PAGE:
ONTAP pre-allocates space in the aggregate for the volume. The pre-allocated
space cannot be allocated to any other volume in that aggregate.
Space management for a flexible volume with space guarantee of volume is equivalent to a traditional volume or to all volumes in versions of Data ONTAP earlier than 7.0.
- file—Data ONTAP pre-allocates space in the volume so that any file in the volume with space reservation enabled can be completely rewritten, even if its blocks are pinned for a snapshot.
- none—Data ONTAP reserves no extra space for the volume. Writes to LUNs or files contained by that volume could fail if the containing aggregate does not have enough available space to accommodate the write.
Note: Because out-of-space errors are unexpected in a CIFS environment, do not set the space guarantee to none for volumes accessed using CIFS.
We will choose Volume for this demo.
Next, we will get this screen:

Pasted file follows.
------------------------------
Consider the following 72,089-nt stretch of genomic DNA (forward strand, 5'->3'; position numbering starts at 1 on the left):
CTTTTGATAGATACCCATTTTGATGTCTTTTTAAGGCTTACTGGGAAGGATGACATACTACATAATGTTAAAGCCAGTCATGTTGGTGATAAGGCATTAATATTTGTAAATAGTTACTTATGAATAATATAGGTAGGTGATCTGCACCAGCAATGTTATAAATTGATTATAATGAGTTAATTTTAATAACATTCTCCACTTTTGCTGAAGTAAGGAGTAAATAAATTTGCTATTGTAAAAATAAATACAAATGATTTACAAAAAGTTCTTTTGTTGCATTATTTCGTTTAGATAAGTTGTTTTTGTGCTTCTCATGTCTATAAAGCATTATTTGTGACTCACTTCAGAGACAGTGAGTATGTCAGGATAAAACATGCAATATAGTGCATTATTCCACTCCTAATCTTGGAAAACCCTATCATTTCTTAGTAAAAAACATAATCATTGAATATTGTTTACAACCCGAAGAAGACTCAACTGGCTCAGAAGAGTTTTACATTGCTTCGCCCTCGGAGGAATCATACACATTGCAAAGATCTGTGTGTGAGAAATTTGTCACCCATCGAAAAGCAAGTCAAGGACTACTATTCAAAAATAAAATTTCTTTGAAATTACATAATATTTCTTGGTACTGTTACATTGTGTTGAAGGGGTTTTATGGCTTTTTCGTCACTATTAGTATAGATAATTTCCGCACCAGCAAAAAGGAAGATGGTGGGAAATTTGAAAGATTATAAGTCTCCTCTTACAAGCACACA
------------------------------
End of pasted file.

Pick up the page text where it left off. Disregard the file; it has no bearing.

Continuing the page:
Volume Size TypeIndicate whether the value you specify in the Volume Size field is the total volume size, which includes space reserved for storing Snapshot copies, or only the space usable by the active file system, which does not include the Snapshot reserve.
By default, the Snapshot reserve is 20% of the volume, but you can change the percentage of space reserved for Snapshot copies in the Snapshot Reserve field. (depending on the application, you may not even need any snapshots, however they are recommended most of the time!)
Select the button that corresponds to the volume size type you want to us, in this case we will choose 55Gb as the size, and leave 5% for snapshots.
Finally, we will get this screen, which is a summary of the wizard, and you will commit the changes to the filer: